January 21-25, 2008
After a relaxing weekend at our good friend Ramon’s cabin on the beach, we get back into the swing of things on Monday by continuing to plant trees at the Don Pepe revegetation site.
Jaime arranged for the landowner at the La Granja site to send a truck to the greenhouse to pick up trees. The truck was loaded up with 270 trees and sent to the site.
On Tuesday, the planting of the trees taken to La Granja commenced.
Ramon joined us with one of the favorite Bioregionalism students, Lissete, to help with the planting.
With all the volunteers and the extra help, much progress was made. Wednesday the volunteers went to the greenhouse to transplant a seed bed of Ebono and a large batch of Amarillo. That night it rained heavily.
Trudging through the slippery mud two groups of volunteers set out to plant trees on Thursday. One group finished the planting at the La Granja site, the other returned to Don Pepe. The hill is so steep and slippery that carrying trees to the top of the site is nearly impossible.
Most of the day was spent tending to the recently planted trees, clearing weeds, propping up weak trunks, and cleaning off dead leaves and branches. The site will have to be finished another day when the ground is drier.
On Friday the rains continued. All of the volunteers have coincidentally taken a long-weekend to various costal destinations such as Porto Lopez and Mompiche. I held down the fort and spend the morning tending to some landowner relations business.
I had set up a meeting with Don Eduardo, director of El Nuevo Globo, to go to his land and talk with some of the members of the community about land usage and some problems we’ve had with them planting crops in our sites. Cheo came along for the ride and we happened to run into Don Eduardo at the entrance to the watershed.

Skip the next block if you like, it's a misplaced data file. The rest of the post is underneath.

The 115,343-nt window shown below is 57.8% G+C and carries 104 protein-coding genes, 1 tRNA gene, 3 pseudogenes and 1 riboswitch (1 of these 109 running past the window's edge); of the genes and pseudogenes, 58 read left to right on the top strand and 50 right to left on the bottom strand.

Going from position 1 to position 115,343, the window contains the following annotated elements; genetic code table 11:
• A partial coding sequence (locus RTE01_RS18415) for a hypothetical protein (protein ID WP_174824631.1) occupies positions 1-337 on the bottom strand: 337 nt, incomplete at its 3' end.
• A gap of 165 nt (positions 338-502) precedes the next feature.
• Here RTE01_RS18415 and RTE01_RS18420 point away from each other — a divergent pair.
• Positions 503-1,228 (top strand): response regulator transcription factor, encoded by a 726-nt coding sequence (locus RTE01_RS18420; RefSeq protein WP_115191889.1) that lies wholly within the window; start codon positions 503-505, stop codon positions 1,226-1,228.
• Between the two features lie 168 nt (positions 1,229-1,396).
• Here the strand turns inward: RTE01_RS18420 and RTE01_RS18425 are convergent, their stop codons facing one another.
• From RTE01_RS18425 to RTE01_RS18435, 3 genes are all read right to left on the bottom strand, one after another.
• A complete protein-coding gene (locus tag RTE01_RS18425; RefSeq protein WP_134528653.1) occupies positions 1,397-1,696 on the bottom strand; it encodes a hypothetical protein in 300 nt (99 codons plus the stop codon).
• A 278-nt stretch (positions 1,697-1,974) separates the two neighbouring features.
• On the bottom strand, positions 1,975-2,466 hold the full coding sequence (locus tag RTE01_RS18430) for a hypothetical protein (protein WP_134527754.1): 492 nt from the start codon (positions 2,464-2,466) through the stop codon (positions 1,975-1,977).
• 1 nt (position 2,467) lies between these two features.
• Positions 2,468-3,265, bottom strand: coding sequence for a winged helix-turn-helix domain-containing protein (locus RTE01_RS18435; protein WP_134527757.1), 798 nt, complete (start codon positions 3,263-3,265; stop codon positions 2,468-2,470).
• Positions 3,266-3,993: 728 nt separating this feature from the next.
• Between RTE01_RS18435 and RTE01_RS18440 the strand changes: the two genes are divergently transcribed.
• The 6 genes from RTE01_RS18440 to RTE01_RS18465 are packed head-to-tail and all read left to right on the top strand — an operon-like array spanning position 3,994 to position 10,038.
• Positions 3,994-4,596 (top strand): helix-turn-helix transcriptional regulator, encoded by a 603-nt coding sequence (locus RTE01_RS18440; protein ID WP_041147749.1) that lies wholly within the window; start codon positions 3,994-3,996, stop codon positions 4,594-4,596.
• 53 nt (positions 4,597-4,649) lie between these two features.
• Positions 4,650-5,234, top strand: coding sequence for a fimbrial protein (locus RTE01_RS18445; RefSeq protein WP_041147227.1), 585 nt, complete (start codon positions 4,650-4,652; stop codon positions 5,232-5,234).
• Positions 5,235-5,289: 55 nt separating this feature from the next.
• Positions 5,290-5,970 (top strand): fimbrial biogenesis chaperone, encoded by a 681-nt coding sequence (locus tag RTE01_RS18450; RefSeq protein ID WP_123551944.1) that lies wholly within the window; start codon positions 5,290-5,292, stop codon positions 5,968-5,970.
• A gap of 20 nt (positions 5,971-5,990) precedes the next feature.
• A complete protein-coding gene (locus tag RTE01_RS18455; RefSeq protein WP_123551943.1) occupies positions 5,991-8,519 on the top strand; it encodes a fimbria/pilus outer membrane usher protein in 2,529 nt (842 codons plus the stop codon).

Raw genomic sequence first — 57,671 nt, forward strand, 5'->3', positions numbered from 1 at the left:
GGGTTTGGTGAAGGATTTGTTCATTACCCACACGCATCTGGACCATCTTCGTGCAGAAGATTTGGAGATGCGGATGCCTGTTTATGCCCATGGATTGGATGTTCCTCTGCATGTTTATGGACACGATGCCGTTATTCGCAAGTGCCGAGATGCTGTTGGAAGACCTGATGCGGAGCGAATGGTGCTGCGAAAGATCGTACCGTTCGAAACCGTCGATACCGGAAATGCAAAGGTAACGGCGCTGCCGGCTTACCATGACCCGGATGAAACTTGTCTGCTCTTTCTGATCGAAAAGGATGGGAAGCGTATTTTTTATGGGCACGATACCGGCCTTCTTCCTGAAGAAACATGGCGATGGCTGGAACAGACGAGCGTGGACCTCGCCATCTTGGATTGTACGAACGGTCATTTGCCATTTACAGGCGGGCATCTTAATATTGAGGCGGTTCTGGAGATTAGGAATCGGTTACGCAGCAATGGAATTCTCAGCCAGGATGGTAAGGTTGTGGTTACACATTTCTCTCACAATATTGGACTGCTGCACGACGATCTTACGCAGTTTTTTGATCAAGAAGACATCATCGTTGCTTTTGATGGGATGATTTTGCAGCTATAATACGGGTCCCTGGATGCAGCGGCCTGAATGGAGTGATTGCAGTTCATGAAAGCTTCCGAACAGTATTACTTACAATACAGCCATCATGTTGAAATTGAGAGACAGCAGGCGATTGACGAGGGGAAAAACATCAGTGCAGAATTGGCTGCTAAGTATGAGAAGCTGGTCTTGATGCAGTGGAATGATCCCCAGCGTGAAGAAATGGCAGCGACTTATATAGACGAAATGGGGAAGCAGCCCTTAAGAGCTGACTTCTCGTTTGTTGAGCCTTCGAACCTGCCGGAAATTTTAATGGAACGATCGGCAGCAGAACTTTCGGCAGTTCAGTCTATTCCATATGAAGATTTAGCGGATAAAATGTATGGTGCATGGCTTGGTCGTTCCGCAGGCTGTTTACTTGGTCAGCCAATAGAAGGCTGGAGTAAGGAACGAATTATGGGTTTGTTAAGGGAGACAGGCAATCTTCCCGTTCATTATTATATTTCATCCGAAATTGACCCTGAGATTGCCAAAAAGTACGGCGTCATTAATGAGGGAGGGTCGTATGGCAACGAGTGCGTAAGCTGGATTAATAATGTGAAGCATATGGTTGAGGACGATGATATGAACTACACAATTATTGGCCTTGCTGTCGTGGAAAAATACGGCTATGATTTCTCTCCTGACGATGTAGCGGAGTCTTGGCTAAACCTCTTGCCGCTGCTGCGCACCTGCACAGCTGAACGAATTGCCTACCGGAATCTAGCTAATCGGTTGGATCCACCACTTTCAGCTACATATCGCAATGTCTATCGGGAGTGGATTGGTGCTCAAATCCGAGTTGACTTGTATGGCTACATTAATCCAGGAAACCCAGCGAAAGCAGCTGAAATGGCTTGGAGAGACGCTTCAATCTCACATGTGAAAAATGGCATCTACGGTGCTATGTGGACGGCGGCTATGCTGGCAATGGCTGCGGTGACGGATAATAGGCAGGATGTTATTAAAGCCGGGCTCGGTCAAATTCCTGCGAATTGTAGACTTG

It was raining and he and his driver were wondering if they’d be able to drive in or not. He cracked a joke about how Cheo and I were both in sandals. We were able to drive in and then found the woman who previously claimed that we needed to have an ordinance to be able to build the fence we constructed for the ‘Nuevo Globo’ 2008 revegetation site, as well as the fellow who just planted corn for the second year in a row amidst the young trees at the Maria Dolores site (2007)
Fortunately none of the trees were harmed. Then Eduardo laid it out for the residents explaining that it was his land they were using (or claiming to have governance over) and that they had been using it without asking him permission. The entire neighborhood there is constructed on his land and was a donation to the people. There had been previous problems with some residents abusing his generosity. We are meeting again next week to determine how to handle the issue of the baby corn that has been planted at the Maria Dolores site, but there shouldn’t be any more conflicts in the future. It was one of those times where things come together and several problems get resolved at once. Also it was amazing to see Don Eduardo’s deep passion for the projects we are doing on his land